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Video: Finding the Energy Dissipated by Damping of Simple Harmonic Motion

Ed Burdette

If a car has a suspension system with a force constant of 5.00 × 10⁴ N/m, how much energy must the car’s shocks remove to dampen an oscillation starting with a maximum displacement of 0.0750 m?

02:10

Video Transcript

If a car has a suspension system with a force constant of 5.00 times 10 to the fourth newtons per meter, how much energy must the car’s shocks remove to dampen an oscillation starting with a maximum displacement of 0.0750 meters?

In this problem statement, we’re told the force constant, which we’ll call 𝑘, is 5.00 times 10 to the fourth newtons per meter. And we’re also told the maximum displacement of oscillation, which we’ll call 𝑥 sub max, is 0.0750 meters. We’re asked to solve for the energy the car’s shocks must remove. We’ll call this energy capital 𝐸. Because these shocks are made of springs, the energy that the shocks must remove is in fact spring energy.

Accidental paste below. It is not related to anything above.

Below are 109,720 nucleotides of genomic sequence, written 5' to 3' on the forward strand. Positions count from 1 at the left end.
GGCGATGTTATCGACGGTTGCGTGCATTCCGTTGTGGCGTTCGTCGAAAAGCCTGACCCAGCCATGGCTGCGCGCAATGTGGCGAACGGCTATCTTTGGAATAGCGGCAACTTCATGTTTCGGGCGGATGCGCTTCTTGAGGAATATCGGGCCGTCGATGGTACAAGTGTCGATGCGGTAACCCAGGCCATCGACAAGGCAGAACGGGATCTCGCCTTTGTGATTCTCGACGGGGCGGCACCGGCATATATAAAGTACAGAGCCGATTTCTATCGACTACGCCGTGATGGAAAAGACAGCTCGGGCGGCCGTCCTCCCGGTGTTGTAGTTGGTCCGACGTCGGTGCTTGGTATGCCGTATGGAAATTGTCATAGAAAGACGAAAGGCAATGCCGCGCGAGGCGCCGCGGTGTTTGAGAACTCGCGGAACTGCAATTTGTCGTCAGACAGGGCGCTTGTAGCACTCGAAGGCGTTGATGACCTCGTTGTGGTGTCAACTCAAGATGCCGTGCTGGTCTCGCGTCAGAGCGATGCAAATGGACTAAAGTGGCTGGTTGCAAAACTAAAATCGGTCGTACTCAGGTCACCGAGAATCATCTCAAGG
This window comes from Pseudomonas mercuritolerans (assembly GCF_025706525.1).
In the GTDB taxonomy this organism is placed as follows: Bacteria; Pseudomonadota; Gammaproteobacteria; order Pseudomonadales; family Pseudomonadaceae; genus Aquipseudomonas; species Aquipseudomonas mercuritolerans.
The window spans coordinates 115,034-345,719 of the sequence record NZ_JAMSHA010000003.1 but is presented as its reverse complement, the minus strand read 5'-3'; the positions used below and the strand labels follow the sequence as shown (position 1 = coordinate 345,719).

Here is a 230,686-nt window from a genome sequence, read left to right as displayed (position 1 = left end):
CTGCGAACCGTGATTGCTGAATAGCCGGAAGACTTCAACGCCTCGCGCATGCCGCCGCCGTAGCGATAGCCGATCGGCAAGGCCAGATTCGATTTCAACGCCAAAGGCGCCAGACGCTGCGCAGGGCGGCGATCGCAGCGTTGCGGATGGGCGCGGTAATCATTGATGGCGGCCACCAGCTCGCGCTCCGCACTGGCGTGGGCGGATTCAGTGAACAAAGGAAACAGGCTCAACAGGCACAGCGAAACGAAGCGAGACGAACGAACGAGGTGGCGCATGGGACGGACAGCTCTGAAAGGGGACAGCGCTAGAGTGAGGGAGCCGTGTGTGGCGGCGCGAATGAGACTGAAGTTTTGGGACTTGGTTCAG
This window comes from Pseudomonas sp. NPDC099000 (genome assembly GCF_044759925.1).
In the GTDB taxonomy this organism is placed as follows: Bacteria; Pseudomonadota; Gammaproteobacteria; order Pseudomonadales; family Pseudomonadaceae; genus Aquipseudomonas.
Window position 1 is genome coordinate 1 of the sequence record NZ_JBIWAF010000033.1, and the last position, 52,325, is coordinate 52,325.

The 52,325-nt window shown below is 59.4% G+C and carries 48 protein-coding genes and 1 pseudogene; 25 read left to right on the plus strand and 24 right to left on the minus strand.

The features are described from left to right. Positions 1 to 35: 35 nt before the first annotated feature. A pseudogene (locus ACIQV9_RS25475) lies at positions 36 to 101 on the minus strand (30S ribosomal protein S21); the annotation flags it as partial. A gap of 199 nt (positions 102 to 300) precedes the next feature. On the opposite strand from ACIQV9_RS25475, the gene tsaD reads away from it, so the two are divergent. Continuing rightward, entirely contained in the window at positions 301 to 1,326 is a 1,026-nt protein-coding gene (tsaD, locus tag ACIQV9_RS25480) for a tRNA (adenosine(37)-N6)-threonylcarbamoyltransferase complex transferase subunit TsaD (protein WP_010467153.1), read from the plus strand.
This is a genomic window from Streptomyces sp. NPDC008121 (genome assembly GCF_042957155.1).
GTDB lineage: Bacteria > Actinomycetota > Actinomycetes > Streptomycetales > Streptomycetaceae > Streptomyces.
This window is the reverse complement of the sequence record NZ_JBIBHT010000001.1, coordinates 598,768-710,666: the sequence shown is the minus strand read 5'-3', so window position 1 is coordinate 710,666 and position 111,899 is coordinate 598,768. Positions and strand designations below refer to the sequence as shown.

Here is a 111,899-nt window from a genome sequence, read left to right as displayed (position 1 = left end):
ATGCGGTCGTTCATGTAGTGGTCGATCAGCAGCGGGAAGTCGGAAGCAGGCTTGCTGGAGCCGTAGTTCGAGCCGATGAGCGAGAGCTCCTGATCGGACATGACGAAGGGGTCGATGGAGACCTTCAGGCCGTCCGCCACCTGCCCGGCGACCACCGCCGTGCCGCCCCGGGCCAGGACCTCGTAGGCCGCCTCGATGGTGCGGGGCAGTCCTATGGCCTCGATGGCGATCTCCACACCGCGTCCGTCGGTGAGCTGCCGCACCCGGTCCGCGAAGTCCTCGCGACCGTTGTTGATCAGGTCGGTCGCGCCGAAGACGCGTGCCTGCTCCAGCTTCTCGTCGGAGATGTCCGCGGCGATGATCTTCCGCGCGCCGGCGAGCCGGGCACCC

So to solve for this value, let’s recall the equation for the potential energy stored in a spring. The energy stored in a spring is equal to one-half the spring constant, 𝑘, multiplied by its displacement from equilibrium, 𝑥 squared. If we apply this equation to our scenario, the energy that the car’s shocks need to remove, capital 𝐸, is equal to half the force constant multiplied by 𝑥 max squared.

We’re given 𝑘 and 𝑥 sub max. 𝑘 is 5.00 times 10 to the fourth newtons per meter, and 𝑥 max is 0.0750 meters. Plugging these values into our equation, we find that the energy that the car’s shocks must remove is equal to 141 joules, to three significant figures. That’s how much energy is needed to dampen this oscillation.